Use natural methods to keep insects from houseplants
Using natural methods keeps insects away from your home and your plants. Using natural methods to keep insects at bay also helps to keep the environment cleaner.
How to use natural alternatives to pesticides
Not only are pesticides bad for indoor air quality, for any produce you grow from your houseplants, and for the environment as a whole, ultimately they don’t work, only killing pests until they come back again. Ever-reliable Mother Nature has methods to keep pests from getting to plants to begin with.
Here are ways to work with it to keep houseplants clear of pests:
- Check plants completely for pests before bringing them home, whether they're from a store or nursery or are a gift from a green-thumbed friend. Keep a new plant separate from other plants in the home for a few weeks to avoid any pests that may exist traveling from one plant to another.
- Choose healthy plants. Then keep them healthy. A thriving plant is the best protection against pests. Water plants only when the soil on the surface is dry, but use enough so that the drainage holes are moist. Give them rich soil by using natural compost. Make sure they have enough light. Prune them regularly, especially if leaves have damage or pests already on them, and clear fallen leaves from the surface of the soil.
- Keep your windows screened so bugs don’t come in from outside.
- If you put your plants outside, perhaps for a rain shower, inspect them for pests before bringing them back in the house.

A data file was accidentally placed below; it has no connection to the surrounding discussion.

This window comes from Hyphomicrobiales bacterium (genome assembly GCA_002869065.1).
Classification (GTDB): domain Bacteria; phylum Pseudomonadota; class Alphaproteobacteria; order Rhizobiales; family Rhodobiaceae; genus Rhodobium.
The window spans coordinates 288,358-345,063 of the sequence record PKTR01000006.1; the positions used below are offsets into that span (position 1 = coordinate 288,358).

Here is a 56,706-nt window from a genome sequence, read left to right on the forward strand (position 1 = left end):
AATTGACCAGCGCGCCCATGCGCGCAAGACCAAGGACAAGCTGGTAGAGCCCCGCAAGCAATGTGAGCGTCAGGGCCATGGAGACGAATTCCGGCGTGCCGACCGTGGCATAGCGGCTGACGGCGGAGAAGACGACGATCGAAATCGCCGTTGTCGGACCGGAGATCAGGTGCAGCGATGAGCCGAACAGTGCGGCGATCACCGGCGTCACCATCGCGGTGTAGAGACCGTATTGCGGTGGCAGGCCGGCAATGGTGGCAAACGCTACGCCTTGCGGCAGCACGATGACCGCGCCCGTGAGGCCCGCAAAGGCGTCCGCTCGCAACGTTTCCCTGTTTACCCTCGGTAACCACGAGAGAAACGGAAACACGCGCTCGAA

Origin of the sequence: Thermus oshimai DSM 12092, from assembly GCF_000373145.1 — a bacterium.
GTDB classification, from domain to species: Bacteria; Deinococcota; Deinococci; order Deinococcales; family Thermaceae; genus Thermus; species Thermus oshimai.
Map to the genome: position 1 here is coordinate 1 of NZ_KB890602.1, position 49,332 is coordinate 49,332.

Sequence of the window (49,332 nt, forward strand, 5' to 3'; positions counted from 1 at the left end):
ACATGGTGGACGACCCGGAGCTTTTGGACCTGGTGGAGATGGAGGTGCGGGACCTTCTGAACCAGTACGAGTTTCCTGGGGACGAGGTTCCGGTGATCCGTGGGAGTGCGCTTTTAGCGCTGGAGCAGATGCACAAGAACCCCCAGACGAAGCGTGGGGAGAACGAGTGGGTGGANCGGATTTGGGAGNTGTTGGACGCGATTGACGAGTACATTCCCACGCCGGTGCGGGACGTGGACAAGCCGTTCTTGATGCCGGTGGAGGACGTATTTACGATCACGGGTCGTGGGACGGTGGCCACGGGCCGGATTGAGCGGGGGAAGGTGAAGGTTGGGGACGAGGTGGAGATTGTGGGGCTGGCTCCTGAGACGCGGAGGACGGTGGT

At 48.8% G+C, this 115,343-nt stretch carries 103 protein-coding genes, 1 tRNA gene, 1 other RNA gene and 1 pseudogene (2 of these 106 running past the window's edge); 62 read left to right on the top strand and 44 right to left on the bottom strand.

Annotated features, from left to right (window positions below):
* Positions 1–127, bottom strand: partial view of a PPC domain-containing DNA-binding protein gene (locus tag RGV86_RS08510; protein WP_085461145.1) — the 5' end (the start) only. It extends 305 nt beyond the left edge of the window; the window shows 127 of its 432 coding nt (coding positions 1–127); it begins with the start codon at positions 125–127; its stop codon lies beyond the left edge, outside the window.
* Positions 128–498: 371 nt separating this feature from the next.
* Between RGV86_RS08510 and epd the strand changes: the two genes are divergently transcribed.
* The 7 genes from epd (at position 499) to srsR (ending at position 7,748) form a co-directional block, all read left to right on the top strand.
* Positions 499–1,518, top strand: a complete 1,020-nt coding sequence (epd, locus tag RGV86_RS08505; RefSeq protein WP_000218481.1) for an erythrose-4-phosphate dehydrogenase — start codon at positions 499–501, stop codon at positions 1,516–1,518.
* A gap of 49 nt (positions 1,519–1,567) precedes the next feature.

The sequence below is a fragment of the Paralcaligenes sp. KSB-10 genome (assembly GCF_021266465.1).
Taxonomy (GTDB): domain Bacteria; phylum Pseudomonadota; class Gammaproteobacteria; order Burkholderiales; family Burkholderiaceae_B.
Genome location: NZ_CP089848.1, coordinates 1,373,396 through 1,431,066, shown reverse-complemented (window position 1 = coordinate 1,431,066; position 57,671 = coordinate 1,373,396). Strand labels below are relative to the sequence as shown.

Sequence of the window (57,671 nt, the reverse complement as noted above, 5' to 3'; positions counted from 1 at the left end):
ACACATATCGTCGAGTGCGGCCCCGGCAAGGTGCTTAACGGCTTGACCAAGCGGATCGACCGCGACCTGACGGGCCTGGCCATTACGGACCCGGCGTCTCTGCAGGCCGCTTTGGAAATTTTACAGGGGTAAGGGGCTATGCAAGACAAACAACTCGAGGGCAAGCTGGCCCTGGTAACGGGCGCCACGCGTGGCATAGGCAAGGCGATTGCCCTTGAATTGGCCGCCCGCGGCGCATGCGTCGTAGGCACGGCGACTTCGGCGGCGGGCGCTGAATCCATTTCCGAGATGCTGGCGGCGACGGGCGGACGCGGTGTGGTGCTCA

- When re-potting, it may be better to use commercial soil (and then enrich it with compost) then to use soil from outside that already contains bugs.
- Wash your hands and tools between working with different houseplants.
- Pests can occur in houseplants even when these measures are taken. There are natural home solutions to getting rid of them, from giving plants showers to vacuuming them to applying alcohol, insecticidal soap, or other substances. Because there are different treatments for different pests, you first have to identify the insects. Then you can use the appropriate solution. You can also buy organic pest control sprays that chase different pests away.
Find it! Natural insect control products and tools
USDA-approved spray that is safe for all plants, including those that grow produce. The soap is not an active ingredient, but a carrier for food-grade essential oils and potassium bicarbonate that keeps plants pest and disease-free.
This fast-acting solution for the most common houseplant pests is listed with The Organic Materials Review Institute (OMRI), which independently recommends products intended for use in certified organic production, handling, and processing.
Using natural methods to deter insects helps you go green because...
- Pesticides heavily pollute your indoor air, which also effects outdoor air.
- Pesticides contaminate whatever they reach—plants, soil, water, and people.
- Natural pest control is good for everyone in the house; pesticides and fertilizers can be unsafe for pets.